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Stelara Approved for Use in Adolescents With Plaque Psoriasis

New indication follows study showing significant skin clearance at week 12

The FDA has approved an expanded indication for ustekinumab (Stelara, Janssen Biotech, Inc.) for the treatment of adolescents (12 years of age or older) with moderate-to-severe plaque psoriasis who are candidates for phototherapy or systemic therapy.

About one-third of individuals with plaque psoriasis develop the disease before their 20th birthday, and treatment options for adolescents have been limited. Since receiving approval in September 2009 for the treatment of adults living with moderate-to-severe plaque psoriasis, ustekinumab has become a leading therapeutic option for dermatologists and their patients, with only four doses a year after two starter doses.

The approval ustekinumab for this indication is based on data from a phase 3 study designed to evaluate the efficacy and safety of subcutaneous administration of ustekinumab in patients 12 years of age or older. At least two-thirds of patients receiving ustekinumab were responders at the week 12 primary endpoint after two doses at weeks 0 and 4, defined by achieving a Physician’s Global Assessment (PGA) score of 0 or 1 (cleared or minimal psoriasis). Safety findings for adolescent patients treated with ustekinumab were consistent with those seen in studies in adults with plaque psoriasis.

“Psoriasis is a highly visible disease, and it is essential that these younger patients and their caregivers have options that can effectively reduce the difficult-to-conceal and often misunderstood plaques,” said Michael Siegel, PhD, Senior Vice President of Research and Clinical Affairs for the National Psoriasis Foundation. “It is encouraging to have new treatment options where few exist for adolescents living with psoriasis during such formative times in their lives.”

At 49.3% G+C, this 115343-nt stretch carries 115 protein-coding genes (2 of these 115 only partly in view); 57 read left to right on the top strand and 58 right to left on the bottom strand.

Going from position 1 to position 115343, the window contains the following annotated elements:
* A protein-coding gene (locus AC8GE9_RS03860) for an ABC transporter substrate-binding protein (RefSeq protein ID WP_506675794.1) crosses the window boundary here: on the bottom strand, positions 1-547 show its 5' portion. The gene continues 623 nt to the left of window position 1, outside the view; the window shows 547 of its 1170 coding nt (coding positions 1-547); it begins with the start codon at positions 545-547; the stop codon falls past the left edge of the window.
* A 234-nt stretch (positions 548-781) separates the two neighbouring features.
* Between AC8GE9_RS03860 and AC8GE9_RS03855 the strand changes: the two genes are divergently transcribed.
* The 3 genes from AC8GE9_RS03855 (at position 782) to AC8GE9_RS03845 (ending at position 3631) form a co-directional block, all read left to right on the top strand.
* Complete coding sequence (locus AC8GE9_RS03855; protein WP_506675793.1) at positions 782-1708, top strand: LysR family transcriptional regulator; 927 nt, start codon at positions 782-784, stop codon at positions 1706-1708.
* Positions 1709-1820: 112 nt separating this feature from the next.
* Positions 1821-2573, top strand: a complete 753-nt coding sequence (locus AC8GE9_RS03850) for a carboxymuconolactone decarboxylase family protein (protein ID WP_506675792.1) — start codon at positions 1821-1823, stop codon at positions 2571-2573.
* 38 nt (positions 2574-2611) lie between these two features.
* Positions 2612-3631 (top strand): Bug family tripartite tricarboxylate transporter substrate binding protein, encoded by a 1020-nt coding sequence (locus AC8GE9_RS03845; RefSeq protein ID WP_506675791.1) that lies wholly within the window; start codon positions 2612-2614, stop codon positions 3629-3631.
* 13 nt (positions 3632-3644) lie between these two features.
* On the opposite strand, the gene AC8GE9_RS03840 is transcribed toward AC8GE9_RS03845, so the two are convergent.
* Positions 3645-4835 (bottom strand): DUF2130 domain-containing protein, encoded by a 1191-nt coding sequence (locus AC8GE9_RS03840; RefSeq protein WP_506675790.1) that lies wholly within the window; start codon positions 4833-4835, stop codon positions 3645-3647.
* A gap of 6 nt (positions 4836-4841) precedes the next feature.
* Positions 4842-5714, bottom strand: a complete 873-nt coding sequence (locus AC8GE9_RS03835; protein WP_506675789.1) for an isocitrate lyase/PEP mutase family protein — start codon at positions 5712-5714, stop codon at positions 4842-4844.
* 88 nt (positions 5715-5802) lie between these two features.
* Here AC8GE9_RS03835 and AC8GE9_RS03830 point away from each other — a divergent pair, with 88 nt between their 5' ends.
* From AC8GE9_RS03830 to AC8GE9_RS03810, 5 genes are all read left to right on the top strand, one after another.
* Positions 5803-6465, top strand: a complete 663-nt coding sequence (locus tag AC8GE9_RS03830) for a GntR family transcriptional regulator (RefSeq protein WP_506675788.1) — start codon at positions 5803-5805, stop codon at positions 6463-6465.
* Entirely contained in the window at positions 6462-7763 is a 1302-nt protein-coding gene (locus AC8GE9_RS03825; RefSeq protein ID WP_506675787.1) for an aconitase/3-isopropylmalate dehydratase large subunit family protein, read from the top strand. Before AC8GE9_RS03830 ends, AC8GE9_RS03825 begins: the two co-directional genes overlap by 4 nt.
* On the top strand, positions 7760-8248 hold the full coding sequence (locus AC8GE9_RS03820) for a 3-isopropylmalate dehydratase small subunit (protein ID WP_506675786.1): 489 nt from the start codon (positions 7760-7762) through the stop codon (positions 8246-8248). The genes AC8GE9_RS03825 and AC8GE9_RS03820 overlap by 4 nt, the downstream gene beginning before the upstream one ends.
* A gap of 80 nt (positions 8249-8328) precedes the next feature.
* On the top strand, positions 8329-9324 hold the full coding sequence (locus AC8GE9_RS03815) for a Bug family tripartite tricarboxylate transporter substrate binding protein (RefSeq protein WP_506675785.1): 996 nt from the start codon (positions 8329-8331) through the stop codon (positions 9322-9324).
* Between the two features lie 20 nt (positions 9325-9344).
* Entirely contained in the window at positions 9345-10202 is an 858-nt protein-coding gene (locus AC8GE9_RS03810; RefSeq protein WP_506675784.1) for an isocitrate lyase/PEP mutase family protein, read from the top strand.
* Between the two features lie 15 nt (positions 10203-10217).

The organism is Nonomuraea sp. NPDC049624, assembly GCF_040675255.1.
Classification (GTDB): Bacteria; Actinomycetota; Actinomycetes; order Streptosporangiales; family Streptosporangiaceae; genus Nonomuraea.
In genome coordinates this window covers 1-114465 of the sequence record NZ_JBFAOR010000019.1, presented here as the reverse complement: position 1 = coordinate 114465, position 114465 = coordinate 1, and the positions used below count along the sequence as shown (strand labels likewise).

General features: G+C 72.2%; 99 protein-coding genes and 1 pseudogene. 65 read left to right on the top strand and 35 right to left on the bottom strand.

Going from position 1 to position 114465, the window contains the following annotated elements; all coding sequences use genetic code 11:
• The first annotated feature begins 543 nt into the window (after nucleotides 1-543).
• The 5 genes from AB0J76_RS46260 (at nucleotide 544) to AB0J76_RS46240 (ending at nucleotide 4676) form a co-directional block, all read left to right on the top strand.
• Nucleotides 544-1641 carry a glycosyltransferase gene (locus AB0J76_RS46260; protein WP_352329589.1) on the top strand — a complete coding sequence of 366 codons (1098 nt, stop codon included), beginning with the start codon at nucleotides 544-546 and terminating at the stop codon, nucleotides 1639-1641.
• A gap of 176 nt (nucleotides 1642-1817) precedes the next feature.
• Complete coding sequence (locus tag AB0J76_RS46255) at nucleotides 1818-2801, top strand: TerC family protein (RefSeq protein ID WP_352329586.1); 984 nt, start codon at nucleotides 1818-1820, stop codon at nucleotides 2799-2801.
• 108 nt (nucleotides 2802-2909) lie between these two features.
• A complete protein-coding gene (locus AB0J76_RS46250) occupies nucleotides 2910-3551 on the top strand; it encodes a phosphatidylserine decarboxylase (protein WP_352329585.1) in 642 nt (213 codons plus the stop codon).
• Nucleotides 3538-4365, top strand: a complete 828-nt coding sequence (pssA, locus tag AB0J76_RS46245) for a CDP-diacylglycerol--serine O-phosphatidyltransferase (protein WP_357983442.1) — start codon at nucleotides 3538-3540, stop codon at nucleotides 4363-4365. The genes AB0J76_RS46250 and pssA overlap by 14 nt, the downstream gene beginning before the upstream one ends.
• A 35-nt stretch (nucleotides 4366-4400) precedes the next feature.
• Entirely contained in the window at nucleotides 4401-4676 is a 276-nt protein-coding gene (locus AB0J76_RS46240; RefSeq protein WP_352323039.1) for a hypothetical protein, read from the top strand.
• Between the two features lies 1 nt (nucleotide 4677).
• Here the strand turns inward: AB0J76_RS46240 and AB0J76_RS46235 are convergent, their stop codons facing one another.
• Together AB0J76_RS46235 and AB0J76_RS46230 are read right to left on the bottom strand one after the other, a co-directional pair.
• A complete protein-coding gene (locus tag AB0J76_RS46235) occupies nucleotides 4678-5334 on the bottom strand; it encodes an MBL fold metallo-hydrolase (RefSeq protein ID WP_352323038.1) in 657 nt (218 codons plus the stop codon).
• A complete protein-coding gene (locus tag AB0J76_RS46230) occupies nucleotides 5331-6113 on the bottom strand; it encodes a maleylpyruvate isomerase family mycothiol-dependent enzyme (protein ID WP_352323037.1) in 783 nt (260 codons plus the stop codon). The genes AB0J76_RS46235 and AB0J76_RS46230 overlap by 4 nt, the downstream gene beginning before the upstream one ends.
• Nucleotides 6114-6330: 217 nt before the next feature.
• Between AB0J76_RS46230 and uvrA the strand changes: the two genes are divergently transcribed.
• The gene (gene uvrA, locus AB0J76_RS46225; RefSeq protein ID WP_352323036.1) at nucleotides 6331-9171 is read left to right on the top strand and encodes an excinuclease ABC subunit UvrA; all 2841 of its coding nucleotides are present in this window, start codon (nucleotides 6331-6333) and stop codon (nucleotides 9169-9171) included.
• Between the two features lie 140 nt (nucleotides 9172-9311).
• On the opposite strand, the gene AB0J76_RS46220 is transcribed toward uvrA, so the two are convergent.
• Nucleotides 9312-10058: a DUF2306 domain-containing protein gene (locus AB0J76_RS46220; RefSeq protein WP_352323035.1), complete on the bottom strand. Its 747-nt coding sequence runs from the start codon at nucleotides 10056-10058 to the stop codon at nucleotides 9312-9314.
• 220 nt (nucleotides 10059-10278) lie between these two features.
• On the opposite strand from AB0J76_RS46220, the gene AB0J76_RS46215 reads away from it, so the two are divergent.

Psoriasis is a chronic, autoimmune inflammatory disorder that results in the overproduction of skin cells. It is estimated that more than 7.5 million Americans live with the disease. The most common form of psoriasis, affecting about 80% to 90% of psoriasis patients, is plaque psoriasis, characterized by raised, inflamed, red lesions, or plaques, which can cause physical pain. Approximately 80% of those affected with psoriasis have mild-to-moderate disease, while 20% have moderate to severe plaque psoriasis. The scalp and face are the most affected areas in adolescents, which can lead to emotional and social complications in this population.

Ustekinumab is a fully human interleukin (IL)-12 and IL-23 antagonist administered subcutaneously at weeks 0 and 4, and then every 12 weeks thereafter. It is also indicated for the treatment of adult patients 18 years and older with active psoriatic arthritis, alone or with the medicine methotrexate, and for the treatment of adult patients 18 years or older with moderately to severely active Crohn’s disease who have already taken other medicines that did not work well enough or they could not tolerate it.

Source: Janssen Biotech, Inc.; October 13, 2017.

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